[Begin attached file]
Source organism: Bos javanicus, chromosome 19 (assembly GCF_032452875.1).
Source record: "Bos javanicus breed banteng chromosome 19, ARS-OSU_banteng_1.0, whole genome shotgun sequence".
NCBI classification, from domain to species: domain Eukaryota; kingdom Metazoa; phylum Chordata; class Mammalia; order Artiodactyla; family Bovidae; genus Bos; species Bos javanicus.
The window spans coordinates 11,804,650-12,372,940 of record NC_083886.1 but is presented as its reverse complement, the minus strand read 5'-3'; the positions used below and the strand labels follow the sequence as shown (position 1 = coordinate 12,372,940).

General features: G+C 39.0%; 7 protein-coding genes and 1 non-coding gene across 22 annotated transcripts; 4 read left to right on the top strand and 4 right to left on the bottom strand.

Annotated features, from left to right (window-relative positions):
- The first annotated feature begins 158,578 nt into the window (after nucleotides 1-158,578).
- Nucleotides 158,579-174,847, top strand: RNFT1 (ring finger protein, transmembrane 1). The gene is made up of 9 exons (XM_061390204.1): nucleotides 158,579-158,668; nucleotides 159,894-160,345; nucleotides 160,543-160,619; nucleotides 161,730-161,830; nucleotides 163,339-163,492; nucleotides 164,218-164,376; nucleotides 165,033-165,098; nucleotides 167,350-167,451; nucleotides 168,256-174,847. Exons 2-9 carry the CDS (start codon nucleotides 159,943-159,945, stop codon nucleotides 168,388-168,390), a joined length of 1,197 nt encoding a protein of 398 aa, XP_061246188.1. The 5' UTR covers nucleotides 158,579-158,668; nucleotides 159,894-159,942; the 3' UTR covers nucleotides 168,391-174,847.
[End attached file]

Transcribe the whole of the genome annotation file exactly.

Source organism: Bos javanicus, chromosome 19 (assembly GCF_032452875.1).
Source record: "Bos javanicus breed banteng chromosome 19, ARS-OSU_banteng_1.0, whole genome shotgun sequence".
NCBI classification, from domain to species: domain Eukaryota; kingdom Metazoa; phylum Chordata; class Mammalia; order Artiodactyla; family Bovidae; genus Bos; species Bos javanicus.
The window spans coordinates 11,804,650-12,372,940 of record NC_083886.1 but is presented as its reverse complement, the minus strand read 5'-3'; the positions used below and the strand labels follow the sequence as shown (position 1 = coordinate 12,372,940).

General features: G+C 39.0%; 7 protein-coding genes and 1 non-coding gene across 22 annotated transcripts; 4 read left to right on the top strand and 4 right to left on the bottom strand.

Annotated features, from left to right (window-relative positions):
- The first annotated feature begins 158,578 nt into the window (after nucleotides 1-158,578).
- Nucleotides 158,579-174,847, top strand: RNFT1 (ring finger protein, transmembrane 1). The gene is made up of 9 exons (XM_061390204.1): nucleotides 158,579-158,668; nucleotides 159,894-160,345; nucleotides 160,543-160,619; nucleotides 161,730-161,830; nucleotides 163,339-163,492; nucleotides 164,218-164,376; nucleotides 165,033-165,098; nucleotides 167,350-167,451; nucleotides 168,256-174,847. Exons 2-9 carry the CDS (start codon nucleotides 159,943-159,945, stop codon nucleotides 168,388-168,390), a joined length of 1,197 nt encoding a protein of 398 aa, XP_061246188.1. The 5' UTR covers nucleotides 158,579-158,668; nucleotides 159,894-159,942; the 3' UTR covers nucleotides 168,391-174,847.